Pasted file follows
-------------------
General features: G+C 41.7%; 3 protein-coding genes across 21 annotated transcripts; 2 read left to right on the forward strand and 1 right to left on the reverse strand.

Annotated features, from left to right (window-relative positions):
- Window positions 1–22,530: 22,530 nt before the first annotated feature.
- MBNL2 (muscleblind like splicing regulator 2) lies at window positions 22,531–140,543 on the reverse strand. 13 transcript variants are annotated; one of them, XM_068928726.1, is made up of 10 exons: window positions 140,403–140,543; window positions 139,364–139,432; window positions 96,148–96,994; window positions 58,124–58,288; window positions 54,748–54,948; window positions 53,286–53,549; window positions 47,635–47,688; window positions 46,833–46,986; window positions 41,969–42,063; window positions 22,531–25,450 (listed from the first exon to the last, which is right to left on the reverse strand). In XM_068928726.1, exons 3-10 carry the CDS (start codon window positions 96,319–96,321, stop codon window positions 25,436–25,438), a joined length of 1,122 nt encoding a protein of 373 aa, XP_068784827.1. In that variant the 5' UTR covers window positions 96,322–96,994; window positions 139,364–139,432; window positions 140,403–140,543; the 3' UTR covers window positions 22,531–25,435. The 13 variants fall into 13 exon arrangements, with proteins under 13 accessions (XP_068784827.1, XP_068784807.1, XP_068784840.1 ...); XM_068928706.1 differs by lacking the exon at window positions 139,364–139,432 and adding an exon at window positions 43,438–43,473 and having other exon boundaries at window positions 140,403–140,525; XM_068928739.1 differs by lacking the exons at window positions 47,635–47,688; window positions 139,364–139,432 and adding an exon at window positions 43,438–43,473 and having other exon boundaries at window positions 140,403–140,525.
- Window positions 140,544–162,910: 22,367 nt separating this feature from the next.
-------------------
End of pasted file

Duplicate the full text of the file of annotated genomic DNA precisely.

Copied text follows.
General features: G+C 41.7%; 3 protein-coding genes across 21 annotated transcripts; 2 read left to right on the forward strand and 1 right to left on the reverse strand.

Annotated features, from left to right (window-relative positions):
- Window positions 1–22,530: 22,530 nt before the first annotated feature.
- MBNL2 (muscleblind like splicing regulator 2) lies at window positions 22,531–140,543 on the reverse strand. 13 transcript variants are annotated; one of them, XM_068928726.1, is made up of 10 exons: window positions 140,403–140,543; window positions 139,364–139,432; window positions 96,148–96,994; window positions 58,124–58,288; window positions 54,748–54,948; window positions 53,286–53,549; window positions 47,635–47,688; window positions 46,833–46,986; window positions 41,969–42,063; window positions 22,531–25,450 (listed from the first exon to the last, which is right to left on the reverse strand). In XM_068928726.1, exons 3-10 carry the CDS (start codon window positions 96,319–96,321, stop codon window positions 25,436–25,438), a joined length of 1,122 nt encoding a protein of 373 aa, XP_068784827.1. In that variant the 5' UTR covers window positions 96,322–96,994; window positions 139,364–139,432; window positions 140,403–140,543; the 3' UTR covers window positions 22,531–25,435. The 13 variants fall into 13 exon arrangements, with proteins under 13 accessions (XP_068784827.1, XP_068784807.1, XP_068784840.1 ...); XM_068928706.1 differs by lacking the exon at window positions 139,364–139,432 and adding an exon at window positions 43,438–43,473 and having other exon boundaries at window positions 140,403–140,525; XM_068928739.1 differs by lacking the exons at window positions 47,635–47,688; window positions 139,364–139,432 and adding an exon at window positions 43,438–43,473 and having other exon boundaries at window positions 140,403–140,525.
- Window positions 140,544–162,910: 22,367 nt separating this feature from the next.